After 78 nominations were submitted and more than 6,000 votes were cast online, the voting public has determined Downhome's 7 Wonders of Newfoundland & Labrador. Since April, when we launched our 7 Wonders campaign looking for your favourite singular natural landmarks, we've learned of our readers' personal connections to some of the province's most beloved attractions, and discovered many spectacular sites that are relatively unknown, even to locals. Below we reveal, in no particular order, the 7 Wonders of Newfoundland & Labrador, accompanied by our readers' most breathtaking photos of each. (Click here for 7 Honourable Mentions.) And while a picture might be worth a thousand words, nothing beats being there in person. So if you haven't yet experienced all 7 wonders first-hand, consider adding them to your summer vacation plans.
The barren, brown Tablelands stand out amid the lush greenery of Gros Morne National Park. The area owes its unique appearance to a material originating in the earth’s mantle, forced to the surface during plate collision millions of years ago. The Tablelands Interpretive Trail, an easy 4-km (return) path, takes hikers straight into the heart of this geological wonder. During the summer months, visitors may opt to join a guided walk while learning about the fascinating landscape. Or, for those who like to step off the beaten path, there is a special off-trail guided hike that takes adventurers to the top of the Tablelands to enjoy an incredible view relatively few venture to see.
Perched on the southwestern tip of the Avalon Peninsula, Cape St. Mary’s Ecological Reserve is home to approximately 70,000 seabirds including Northern gannet, black-legged kittiwake, common and thick-billed murre, razorbill, black guillemot and cormorant. Many Northern gannet, in particular, nest on “Bird Rock,” a sea stack mere metres from shore, making for some of the best close-up views of seabirds in the province. A 1-km footpath leads visitors to the cliff edge overlooking the spectacle, and an on-site interpretive centre is open from May through October, with staff offering guided tours.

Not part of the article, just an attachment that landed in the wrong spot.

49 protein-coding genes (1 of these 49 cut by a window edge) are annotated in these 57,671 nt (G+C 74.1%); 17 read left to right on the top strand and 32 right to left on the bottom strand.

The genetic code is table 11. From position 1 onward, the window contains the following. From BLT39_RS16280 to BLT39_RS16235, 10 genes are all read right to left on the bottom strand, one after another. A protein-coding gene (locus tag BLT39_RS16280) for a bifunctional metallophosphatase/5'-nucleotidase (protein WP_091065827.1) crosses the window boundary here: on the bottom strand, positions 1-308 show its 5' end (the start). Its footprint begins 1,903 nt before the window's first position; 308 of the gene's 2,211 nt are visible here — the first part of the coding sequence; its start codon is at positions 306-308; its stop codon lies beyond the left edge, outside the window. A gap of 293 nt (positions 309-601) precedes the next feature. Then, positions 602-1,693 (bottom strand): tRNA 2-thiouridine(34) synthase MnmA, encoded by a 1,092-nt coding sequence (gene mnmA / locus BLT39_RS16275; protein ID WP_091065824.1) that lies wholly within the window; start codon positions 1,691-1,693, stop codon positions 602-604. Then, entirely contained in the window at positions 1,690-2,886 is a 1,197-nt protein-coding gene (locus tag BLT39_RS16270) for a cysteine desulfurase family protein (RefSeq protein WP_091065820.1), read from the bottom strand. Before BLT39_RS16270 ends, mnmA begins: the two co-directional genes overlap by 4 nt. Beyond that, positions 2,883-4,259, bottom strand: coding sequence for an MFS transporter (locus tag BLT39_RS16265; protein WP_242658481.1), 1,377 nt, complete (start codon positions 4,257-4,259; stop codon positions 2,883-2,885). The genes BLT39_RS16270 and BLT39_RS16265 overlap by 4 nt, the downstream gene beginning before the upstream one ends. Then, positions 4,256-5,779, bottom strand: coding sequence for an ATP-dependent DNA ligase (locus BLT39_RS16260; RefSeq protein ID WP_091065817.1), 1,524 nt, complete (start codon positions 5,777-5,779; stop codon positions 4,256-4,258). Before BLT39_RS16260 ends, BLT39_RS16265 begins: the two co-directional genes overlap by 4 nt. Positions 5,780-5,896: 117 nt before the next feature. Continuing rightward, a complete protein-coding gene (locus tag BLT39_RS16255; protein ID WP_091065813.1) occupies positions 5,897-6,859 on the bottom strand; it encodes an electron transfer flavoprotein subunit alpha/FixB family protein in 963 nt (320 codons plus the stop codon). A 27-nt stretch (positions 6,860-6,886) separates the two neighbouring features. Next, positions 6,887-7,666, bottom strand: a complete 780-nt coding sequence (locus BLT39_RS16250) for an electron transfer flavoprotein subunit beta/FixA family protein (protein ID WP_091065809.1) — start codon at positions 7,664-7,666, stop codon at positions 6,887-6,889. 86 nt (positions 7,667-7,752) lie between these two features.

Located along the coast between the Goulds and Bay Bulls on the Avalon Peninsula, the spout is an incredible wave-powered geyser that shoots water high into the air - a spectacle that can be sighted from a distance. The natural phenomenon is located near the halfway point of The Spout Path, a section of the East Coast Trail that also takes in dramatic sea cliffs, sea stacks and waterfalls. The strenuous trek takes a full day and is recommended for experienced hikers only.
North of Cartwright, Labrador lies the magnificent Wonderstrand (also known as Porcupine Strand), a stretch of sandy coastline so vast it looks like it belongs in some sunny southern clime. Measuring more than 50 km in length, relatively few have walked along this remote, uninhabited sandy beach. Local tour operator Experience Labrador takes tourists by boat to this hidden gem for an unforgettable hiking experience that often includes seabird and wildlife sightings. But The Wonderstrand isn’t just a pretty place - it’s an historic one, too. Archaeologists have long been drawn to the area, occupied by ancient cultures as early as 9,000 years ago - and some believe this coastal oasis is referred to in the Viking sagas.